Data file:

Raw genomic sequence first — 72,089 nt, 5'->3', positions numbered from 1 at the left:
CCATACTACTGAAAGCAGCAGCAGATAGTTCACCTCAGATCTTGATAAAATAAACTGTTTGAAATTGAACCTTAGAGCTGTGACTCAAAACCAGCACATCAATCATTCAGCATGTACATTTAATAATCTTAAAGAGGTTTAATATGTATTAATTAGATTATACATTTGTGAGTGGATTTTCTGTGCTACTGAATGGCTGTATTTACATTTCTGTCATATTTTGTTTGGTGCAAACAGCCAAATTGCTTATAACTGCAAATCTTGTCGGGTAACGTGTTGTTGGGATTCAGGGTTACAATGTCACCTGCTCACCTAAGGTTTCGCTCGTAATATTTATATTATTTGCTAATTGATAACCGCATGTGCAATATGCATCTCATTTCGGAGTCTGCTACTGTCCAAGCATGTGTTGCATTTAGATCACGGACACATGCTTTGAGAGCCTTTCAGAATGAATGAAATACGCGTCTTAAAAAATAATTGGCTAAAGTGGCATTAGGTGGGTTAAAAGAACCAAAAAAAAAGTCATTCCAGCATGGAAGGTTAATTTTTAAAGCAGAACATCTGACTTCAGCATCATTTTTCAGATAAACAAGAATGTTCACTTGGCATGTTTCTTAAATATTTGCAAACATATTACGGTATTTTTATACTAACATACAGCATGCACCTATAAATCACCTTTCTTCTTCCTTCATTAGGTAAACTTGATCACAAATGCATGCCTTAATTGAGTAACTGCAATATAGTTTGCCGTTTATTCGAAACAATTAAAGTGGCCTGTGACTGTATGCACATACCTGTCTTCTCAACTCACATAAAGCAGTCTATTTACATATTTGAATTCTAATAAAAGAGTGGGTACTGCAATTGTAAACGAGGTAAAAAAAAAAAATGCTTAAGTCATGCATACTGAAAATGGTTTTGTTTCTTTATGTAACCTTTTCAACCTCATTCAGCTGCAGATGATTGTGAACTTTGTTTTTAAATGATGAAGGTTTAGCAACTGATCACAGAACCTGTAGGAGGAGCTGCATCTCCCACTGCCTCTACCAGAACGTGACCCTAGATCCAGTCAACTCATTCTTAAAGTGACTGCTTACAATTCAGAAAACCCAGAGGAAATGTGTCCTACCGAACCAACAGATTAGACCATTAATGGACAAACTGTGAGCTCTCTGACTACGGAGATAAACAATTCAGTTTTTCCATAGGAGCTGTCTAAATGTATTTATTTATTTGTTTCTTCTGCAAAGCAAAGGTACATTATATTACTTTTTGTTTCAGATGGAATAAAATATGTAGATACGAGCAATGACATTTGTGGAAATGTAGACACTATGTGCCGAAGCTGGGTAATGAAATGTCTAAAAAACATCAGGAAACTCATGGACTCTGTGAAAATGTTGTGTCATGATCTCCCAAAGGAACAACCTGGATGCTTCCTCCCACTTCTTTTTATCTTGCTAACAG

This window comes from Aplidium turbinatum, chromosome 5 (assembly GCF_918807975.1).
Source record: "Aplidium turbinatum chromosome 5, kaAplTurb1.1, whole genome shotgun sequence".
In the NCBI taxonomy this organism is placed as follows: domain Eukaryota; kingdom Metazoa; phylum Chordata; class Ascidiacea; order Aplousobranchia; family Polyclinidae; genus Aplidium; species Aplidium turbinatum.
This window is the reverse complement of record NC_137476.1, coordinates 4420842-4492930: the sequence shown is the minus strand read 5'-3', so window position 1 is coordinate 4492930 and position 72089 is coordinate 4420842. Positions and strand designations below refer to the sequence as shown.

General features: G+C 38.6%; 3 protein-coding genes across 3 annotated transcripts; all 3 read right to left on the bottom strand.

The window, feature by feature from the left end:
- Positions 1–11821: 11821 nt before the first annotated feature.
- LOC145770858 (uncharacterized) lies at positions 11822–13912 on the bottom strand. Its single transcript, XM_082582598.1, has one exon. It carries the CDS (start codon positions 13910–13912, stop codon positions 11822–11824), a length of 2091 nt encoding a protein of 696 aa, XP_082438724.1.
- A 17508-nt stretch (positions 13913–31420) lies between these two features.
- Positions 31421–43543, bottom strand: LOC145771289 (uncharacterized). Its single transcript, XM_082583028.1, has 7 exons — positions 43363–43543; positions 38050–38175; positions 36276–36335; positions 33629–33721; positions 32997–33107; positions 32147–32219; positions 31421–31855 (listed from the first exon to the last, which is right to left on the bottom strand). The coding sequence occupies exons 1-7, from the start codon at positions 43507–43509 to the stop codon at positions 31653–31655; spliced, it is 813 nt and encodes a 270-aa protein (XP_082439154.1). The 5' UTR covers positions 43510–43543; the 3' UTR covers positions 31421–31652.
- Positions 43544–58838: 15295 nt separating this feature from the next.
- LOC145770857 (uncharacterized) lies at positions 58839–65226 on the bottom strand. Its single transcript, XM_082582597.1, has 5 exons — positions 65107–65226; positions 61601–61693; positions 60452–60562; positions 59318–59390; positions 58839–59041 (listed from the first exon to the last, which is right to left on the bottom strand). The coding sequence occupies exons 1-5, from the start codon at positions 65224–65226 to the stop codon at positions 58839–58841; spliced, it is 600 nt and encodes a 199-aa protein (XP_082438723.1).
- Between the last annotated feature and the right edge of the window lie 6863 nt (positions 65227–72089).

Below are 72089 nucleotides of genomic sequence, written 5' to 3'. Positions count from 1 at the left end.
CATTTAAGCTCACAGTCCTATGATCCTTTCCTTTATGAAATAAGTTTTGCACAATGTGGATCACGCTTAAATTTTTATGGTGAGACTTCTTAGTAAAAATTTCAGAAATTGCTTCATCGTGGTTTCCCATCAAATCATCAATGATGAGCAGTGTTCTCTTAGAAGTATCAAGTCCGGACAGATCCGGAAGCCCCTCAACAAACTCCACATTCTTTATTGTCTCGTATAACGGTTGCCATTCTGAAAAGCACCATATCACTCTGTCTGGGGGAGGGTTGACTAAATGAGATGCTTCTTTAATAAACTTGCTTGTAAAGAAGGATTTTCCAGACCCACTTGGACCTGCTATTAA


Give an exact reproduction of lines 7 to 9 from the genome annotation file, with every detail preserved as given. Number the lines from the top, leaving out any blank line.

General features: G+C 38.6%; 3 protein-coding genes across 3 annotated transcripts; all 3 read right to left on the bottom strand.

The window, feature by feature from the left end:
- Positions 1–11821: 11821 nt before the first annotated feature.